As long as Israel was a liberal state, it was easy, even natural, for most American Jews to support it. There was no conflict between the head and the heart, between an emotional attachment to Israel and a political commitment to liberal causes.
But things began to change when the Israeli Labor Party lost ground to the harder-line Likud. More and more, Israel began to be infected by precisely the type of politics most Jews have traditionally feared, especially ethnic nationalism.
|As Israel's ultra-orthodox communities continue to grow faster than other groups, politicians must appease them in order to have a chance to win elections [GALLO/GETTY]
Provoked, in part, by Arab neighbours' hostility and Palestinian leaders' intransigence, Israel began to turn sharply to the right. This was also the result of demographic changes: Middle Eastern Jews were more viscerally anti-Arab than their European brethren, and Jewish immigrants from Russia were viscerally anti-left. Moreover, the number of Orthodox Jews continued to grow apace.
As a result, the European liberal left lost its sympathy for Israel, and the country acquired a new set of friends among the right - even the far right.
European right-wing populists, including some who represent parties with a strong anti-Semitic past, now proudly proclaim their support for Israeli settlers on Palestinian land. And, in the US, a peculiar alliance of Jewish hardliners and evangelical Christians, who believe that all Jews must eventually return to the Holy Land and convert to Christianity, has become the main base of support for Israel.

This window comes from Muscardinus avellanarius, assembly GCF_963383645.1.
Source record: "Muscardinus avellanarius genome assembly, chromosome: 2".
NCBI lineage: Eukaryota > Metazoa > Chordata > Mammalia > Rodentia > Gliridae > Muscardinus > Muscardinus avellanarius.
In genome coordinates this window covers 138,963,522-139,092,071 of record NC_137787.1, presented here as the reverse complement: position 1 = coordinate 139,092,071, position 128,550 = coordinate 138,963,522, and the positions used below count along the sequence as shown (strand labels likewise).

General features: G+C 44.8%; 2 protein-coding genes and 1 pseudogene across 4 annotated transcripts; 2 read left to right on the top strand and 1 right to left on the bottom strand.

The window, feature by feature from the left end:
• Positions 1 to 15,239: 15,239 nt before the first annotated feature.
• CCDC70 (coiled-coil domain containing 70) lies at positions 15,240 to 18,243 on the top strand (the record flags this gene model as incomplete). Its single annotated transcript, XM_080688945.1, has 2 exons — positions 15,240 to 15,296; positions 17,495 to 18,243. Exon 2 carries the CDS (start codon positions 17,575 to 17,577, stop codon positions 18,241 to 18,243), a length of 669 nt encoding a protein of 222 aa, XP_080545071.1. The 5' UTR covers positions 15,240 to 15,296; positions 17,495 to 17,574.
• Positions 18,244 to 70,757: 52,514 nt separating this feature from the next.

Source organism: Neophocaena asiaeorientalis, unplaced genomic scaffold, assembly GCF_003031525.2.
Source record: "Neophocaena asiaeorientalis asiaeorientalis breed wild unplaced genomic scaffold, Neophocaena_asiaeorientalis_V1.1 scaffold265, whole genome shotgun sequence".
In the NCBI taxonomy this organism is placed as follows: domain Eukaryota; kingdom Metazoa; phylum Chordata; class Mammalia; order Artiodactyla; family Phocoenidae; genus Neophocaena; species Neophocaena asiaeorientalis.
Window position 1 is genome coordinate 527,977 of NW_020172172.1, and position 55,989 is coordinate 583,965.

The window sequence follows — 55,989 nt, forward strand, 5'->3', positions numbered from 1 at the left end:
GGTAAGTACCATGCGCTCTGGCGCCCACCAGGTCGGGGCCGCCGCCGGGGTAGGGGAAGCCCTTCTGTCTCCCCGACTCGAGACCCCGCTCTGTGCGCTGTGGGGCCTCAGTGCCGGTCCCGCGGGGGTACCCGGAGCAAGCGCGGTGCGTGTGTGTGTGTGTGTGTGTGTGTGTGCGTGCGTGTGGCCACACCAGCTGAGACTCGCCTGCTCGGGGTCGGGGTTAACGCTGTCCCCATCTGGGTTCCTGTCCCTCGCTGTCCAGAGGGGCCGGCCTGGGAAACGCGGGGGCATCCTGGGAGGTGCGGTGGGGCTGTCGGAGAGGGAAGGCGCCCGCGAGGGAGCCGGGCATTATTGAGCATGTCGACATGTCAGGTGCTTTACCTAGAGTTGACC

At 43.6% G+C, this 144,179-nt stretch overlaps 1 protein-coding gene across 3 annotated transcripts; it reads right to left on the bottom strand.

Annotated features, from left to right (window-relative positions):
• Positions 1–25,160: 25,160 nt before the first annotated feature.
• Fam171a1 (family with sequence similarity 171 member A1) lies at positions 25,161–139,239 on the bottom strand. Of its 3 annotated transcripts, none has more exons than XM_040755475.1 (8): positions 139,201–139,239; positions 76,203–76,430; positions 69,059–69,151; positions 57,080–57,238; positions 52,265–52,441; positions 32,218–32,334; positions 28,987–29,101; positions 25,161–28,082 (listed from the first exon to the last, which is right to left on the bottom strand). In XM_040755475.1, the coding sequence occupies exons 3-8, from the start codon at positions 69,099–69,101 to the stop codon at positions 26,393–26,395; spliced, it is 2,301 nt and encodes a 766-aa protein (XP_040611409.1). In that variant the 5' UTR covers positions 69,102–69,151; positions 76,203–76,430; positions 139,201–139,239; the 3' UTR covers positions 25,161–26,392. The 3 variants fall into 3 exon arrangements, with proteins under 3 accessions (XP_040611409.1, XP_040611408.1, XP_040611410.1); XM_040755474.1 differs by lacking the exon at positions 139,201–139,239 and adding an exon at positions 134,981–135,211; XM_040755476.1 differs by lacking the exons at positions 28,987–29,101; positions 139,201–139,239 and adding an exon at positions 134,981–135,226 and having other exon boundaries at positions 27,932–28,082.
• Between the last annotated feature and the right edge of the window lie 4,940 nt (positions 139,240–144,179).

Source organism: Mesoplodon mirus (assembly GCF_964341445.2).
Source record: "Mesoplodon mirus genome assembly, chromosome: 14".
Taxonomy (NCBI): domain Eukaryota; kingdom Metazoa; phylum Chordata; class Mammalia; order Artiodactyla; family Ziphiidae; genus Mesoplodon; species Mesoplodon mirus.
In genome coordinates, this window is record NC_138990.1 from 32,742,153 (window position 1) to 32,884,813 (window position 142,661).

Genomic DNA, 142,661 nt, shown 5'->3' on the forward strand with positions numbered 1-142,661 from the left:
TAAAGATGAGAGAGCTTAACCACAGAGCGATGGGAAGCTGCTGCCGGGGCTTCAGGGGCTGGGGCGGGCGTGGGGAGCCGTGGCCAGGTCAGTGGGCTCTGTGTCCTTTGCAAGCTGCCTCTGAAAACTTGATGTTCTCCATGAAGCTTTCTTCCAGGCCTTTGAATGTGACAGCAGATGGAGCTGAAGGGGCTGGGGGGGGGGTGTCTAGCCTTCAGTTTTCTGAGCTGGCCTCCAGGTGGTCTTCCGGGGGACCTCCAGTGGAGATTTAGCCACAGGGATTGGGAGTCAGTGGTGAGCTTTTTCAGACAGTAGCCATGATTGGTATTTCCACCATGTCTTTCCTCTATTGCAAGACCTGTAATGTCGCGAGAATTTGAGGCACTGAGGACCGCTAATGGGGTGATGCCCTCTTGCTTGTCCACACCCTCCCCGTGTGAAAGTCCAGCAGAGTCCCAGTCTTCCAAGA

This has created a very odd situation. Right-wing politicians from the American South, together with Austrian, German, French, and Dutch populists, are accusing liberals of appeasing "Islamofascism". These political heirs of deeply racist traditions are the new champions of a Jewish state, whose policies now owe more to nineteenth-century ethnic chauvinism than to Zionism's socialist roots.
Pandering to Israel's uncompromising policies may be the easiest way for America's Democratic president to avoid trouble in an election year. Obama certainly needs all the friends he can get. But the price will be high. Forced to back Israel, right or wrong, the US is quickly losing credibility and influence in a turbulent Middle East.
Putting pressure on Israel to stop building settlements and come to terms with a viable Palestinian state will be very difficult. But it is the only way to break the constant cycle of violence. Standing up to Israel, and its new fanatical friends, is not anti-Jewish. On the contrary, it is to uphold the liberal tradition in which many Jews continue to believe.
Ian Buruma is Professor of Democracy and Human Rights at Bard College, and the author of Taming the Gods: Religion and Democracy on Three Continents.
A version of this article first appeared on Project Syndicate.
The views expressed in this article are the author's own and do not necessarily reflect Al Jazeera's editorial policy.